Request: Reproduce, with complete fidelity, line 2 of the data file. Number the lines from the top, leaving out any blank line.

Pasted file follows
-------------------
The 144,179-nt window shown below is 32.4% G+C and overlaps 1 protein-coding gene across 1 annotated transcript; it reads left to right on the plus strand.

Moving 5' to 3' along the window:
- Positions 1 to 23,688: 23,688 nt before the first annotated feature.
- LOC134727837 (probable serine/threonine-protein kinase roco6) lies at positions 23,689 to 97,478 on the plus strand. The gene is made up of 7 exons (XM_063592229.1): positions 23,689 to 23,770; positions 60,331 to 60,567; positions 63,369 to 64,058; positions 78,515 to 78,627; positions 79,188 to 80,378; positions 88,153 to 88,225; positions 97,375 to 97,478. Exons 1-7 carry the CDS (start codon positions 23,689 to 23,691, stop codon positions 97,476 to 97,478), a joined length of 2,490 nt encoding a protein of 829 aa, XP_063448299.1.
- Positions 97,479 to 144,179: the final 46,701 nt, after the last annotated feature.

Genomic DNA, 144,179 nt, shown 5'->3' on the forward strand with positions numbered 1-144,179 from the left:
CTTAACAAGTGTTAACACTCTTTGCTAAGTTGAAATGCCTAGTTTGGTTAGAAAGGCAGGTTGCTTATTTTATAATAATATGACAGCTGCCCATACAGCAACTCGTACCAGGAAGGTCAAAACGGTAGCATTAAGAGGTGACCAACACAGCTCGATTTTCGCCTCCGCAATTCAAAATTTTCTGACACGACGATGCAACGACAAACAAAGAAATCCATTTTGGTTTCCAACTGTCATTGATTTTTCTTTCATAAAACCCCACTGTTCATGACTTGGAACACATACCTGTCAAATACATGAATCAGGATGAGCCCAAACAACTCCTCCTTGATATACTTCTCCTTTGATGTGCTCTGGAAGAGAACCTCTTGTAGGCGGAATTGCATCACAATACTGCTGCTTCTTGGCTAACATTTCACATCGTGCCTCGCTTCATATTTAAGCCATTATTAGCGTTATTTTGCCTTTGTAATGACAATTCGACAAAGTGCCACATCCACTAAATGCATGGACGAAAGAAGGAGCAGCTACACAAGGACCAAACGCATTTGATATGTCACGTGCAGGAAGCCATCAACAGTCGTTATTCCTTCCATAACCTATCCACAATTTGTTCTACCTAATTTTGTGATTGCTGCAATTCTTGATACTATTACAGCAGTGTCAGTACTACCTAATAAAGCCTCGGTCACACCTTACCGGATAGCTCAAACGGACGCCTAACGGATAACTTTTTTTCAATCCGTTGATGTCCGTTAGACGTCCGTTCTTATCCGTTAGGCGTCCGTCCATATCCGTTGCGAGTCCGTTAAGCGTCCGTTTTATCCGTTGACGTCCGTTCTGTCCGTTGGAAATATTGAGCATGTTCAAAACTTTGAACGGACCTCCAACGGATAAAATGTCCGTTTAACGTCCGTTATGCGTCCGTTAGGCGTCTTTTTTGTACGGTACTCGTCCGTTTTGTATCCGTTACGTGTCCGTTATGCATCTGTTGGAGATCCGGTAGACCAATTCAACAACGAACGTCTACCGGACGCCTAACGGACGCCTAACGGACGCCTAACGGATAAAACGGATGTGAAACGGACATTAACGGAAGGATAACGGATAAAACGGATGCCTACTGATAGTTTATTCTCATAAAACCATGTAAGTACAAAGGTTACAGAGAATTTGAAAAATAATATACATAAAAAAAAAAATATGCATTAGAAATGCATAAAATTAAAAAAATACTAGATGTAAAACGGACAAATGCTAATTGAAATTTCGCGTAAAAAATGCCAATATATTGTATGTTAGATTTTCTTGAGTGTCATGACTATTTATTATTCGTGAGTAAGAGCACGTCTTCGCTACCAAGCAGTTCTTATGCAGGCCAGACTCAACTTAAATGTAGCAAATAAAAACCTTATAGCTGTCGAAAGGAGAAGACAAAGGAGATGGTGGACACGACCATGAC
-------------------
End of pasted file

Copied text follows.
Moving 5' to 3' along the window: